Department of Labor Logo United States Department of Labor
Dot gov

The .gov means it's official.
Federal government websites often end in .gov or .mil. Before sharing sensitive information, make sure you're on a federal government site.


The site is secure.
The https:// ensures that you are connecting to the official website and that any information you provide is encrypted and transmitted securely.

Data that Benefits You!

Monday, April 4, 2016

Happy National Employee Benefits Day! Looking for a way to celebrate—since I am certain it’s marked prominently on your calendar? We at BLS are happy to help out by giving you some facts from the unique benefits data we produce.

Our National Compensation Survey helps us answer a simple question: who has what benefits? The survey produces comprehensive data on benefit plans such as holidays and vacations, sick leave, health and life insurance, and retirement plans. Maybe you’ve wondered who reads the detailed benefits descriptions provided by employers. Answer: BLS does! That’s how we gather much of the data behind the benefits reports we publish.

We’ve compiled some “fast facts” below to give you a snapshot of the benefits information we provide. You can use these facts to check out how your benefit plan stacks up or to get background on some of the policy issues in the news these days.

How many private industry workers are offered medical insurance? At what cost?

  • Sixty-nine percent of workers were offered medical insurance by their employer in 2015.
  • Full-time employees were nearly four times more likely to be offered medical insurance by their employer than part-time workers (86 percent versus 21 percent).
  • In most cases, private industry workers had to share the cost of medical insurance, paying an average of $122 per month for single coverage and $476 per month for family coverage.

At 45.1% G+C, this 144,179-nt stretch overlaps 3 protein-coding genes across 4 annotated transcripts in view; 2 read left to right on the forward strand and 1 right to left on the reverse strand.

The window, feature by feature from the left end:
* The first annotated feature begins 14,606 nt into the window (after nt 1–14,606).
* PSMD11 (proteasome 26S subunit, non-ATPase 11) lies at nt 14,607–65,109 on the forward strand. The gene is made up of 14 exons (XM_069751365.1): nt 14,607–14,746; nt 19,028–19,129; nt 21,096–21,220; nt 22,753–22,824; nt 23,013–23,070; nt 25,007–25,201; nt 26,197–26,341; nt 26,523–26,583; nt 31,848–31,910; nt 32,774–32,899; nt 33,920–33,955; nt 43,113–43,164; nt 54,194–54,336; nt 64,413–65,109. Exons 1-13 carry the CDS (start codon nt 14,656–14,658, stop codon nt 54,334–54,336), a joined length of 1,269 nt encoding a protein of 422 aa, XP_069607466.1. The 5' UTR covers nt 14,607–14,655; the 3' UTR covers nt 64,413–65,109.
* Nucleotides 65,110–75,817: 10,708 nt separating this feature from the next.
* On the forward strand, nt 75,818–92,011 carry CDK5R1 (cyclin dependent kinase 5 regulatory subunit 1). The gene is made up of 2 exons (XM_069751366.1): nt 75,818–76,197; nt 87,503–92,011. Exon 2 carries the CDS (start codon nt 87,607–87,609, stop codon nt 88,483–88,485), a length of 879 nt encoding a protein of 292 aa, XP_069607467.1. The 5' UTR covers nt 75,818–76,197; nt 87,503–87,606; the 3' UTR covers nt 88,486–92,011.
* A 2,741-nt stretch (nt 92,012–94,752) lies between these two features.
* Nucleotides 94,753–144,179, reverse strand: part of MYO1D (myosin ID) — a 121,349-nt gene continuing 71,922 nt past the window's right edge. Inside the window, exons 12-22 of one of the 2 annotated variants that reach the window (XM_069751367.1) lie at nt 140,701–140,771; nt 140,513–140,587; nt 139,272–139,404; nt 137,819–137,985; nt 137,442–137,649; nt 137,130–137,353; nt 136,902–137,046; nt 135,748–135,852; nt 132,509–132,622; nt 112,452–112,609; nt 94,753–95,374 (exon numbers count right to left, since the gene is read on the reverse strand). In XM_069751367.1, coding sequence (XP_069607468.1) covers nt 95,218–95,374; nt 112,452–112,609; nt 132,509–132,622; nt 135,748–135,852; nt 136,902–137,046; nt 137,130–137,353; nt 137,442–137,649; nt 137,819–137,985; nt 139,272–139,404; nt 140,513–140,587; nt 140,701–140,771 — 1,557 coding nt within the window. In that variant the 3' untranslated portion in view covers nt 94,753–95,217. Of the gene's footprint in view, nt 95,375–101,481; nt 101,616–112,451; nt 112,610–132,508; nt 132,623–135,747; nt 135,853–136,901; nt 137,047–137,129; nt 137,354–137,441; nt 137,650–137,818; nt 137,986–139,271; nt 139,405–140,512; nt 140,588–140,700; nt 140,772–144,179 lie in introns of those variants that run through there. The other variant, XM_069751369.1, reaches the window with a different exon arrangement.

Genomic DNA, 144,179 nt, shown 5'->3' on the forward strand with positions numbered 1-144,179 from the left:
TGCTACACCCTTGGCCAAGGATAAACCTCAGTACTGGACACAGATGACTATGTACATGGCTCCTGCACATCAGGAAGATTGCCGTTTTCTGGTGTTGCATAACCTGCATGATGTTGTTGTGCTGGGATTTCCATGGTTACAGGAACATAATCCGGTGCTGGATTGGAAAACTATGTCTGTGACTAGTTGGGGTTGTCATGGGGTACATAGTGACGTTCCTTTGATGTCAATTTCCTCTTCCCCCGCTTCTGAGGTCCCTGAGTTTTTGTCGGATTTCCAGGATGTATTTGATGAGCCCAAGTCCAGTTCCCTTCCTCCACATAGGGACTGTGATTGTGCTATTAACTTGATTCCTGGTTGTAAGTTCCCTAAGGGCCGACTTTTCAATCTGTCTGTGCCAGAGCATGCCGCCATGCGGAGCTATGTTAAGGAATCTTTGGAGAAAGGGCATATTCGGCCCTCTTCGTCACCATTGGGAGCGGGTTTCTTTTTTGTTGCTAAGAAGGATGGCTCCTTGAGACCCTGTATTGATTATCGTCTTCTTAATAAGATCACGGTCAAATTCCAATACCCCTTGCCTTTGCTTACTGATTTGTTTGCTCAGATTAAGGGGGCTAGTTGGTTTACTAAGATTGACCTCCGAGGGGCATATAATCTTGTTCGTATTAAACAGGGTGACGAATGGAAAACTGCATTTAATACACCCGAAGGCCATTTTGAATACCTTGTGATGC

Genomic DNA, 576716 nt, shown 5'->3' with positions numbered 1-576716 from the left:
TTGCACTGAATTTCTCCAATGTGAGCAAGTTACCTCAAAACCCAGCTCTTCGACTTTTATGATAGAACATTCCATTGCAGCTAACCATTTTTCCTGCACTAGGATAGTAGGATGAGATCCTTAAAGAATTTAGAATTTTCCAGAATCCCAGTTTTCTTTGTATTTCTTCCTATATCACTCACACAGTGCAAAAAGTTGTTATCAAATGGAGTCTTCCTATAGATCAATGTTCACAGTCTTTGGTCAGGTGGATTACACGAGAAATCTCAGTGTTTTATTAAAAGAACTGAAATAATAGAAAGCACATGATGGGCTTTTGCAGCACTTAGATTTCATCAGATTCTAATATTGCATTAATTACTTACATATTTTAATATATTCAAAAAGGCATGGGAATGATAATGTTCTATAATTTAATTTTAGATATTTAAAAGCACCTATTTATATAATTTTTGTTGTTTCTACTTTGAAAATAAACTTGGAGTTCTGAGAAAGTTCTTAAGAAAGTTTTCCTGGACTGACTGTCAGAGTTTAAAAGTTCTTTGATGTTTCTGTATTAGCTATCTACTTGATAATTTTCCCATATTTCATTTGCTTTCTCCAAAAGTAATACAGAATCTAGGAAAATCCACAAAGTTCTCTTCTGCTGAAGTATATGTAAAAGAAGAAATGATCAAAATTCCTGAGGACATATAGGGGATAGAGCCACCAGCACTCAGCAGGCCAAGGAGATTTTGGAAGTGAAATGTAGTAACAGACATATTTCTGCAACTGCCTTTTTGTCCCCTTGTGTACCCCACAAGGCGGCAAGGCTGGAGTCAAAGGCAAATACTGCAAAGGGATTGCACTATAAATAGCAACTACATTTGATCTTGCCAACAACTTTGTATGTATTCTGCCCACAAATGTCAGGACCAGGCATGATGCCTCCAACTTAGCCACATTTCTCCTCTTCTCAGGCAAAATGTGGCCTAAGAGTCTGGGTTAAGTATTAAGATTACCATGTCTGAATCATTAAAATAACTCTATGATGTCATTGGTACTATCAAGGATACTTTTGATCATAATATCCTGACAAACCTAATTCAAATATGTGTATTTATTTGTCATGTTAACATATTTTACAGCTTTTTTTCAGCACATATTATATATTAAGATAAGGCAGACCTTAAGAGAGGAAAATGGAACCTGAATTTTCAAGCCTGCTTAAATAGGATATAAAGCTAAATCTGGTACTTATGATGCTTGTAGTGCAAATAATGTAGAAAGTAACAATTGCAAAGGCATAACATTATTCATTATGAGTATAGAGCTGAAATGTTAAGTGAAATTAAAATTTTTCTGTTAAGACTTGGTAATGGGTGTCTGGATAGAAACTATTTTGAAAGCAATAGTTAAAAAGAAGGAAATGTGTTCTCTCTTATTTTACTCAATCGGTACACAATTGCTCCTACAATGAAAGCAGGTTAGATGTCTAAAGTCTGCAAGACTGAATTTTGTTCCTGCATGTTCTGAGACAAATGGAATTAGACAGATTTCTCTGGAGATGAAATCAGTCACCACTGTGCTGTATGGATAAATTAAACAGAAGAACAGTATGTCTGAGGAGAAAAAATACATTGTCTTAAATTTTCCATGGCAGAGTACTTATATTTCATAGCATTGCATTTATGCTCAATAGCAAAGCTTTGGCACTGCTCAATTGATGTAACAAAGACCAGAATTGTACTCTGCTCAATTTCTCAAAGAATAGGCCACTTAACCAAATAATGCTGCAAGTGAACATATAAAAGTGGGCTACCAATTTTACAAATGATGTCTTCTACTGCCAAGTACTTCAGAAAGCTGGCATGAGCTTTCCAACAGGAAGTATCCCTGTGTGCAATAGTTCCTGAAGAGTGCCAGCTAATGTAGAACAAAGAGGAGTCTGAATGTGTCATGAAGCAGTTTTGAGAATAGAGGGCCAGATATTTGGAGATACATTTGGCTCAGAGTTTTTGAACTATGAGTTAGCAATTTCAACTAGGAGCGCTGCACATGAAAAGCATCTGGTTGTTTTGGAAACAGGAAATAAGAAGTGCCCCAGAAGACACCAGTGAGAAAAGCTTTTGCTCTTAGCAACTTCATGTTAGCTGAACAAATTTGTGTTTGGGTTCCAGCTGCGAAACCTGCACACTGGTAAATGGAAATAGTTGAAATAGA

Do most private industry workers have access to employer-sponsored retirement plans?

  • Sixty-six percent of workers had access to a retirement plan through their job, frequently a 401(k) plan.
  • The more money you made, the more likely you were to have access. In 2015, 88 percent of the highest-wage workers (top 10 percent) had access, as opposed to 31 percent of the lowest-wage workers (bottom 10 percent).


What types of paid leave are offered by private industry employers?

  • Seventy-one percent of workers received both paid holidays and paid vacation in 2015. How many days? On average, workers received 8 paid holidays. After a year on the job they received 10 paid vacation days. After 10 years, the number of days increased to 17.
  • Sixty-one percent of workers were offered paid sick leave.
  • Nineteen percent of the lowest-earning workers (bottom 10 percent) received both paid vacation and paid sick leave, compared to 84 percent of the highest-earning workers (top 10 percent).


What types of financial benefits are provided in private industry?

  • Thirty-nine percent of workers received a nonproduction bonus such as an end-of-year bonus or cash profit sharing in 2015.
  • Nearly one in four workers had access to a Health Savings Account.
  • Eight percent of workers were offered stock options.